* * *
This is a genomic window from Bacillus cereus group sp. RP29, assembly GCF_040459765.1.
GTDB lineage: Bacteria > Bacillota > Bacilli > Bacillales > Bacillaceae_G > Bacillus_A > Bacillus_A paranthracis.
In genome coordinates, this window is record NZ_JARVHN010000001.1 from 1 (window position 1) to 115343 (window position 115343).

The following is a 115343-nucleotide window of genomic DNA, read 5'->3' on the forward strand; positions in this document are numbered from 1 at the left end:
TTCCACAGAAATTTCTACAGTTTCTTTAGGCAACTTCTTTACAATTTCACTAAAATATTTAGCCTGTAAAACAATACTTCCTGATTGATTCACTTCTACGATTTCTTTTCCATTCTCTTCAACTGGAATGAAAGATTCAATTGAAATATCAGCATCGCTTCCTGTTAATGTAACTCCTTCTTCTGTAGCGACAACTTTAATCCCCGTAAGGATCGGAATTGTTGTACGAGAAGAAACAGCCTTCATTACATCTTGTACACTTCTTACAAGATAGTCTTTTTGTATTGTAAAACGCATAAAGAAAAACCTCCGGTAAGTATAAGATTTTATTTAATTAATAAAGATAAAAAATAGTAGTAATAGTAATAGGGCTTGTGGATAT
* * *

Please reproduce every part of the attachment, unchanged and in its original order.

This is a genomic window from Bacillus cereus group sp. RP29, assembly GCF_040459765.1.
GTDB lineage: Bacteria > Bacillota > Bacilli > Bacillales > Bacillaceae_G > Bacillus_A > Bacillus_A paranthracis.
In genome coordinates, this window is record NZ_JARVHN010000001.1 from 1 (window position 1) to 115343 (window position 115343).

The following is a 115343-nucleotide window of genomic DNA, read 5'->3' on the forward strand; positions in this document are numbered from 1 at the left end:
TTCCACAGAAATTTCTACAGTTTCTTTAGGCAACTTCTTTACAATTTCACTAAAATATTTAGCCTGTAAAACAATACTTCCTGATTGATTCACTTCTACGATTTCTTTTCCATTCTCTTCAACTGGAATGAAAGATTCAATTGAAATATCAGCATCGCTTCCTGTTAATGTAACTCCTTCTTCTGTAGCGACAACTTTAATCCCCGTAAGGATCGGAATTGTTGTACGAGAAGAAACAGCCTTCATTACATCTTGTACACTTCTTACAAGATAGTCTTTTTGTATTGTAAAACGCATAAAGAAAAACCTCCGGTAAGTATAAGATTTTATTTAATTAATAAAGATAAAAAATAGTAGTAATAGTAATAGGGCTTGTGGATAT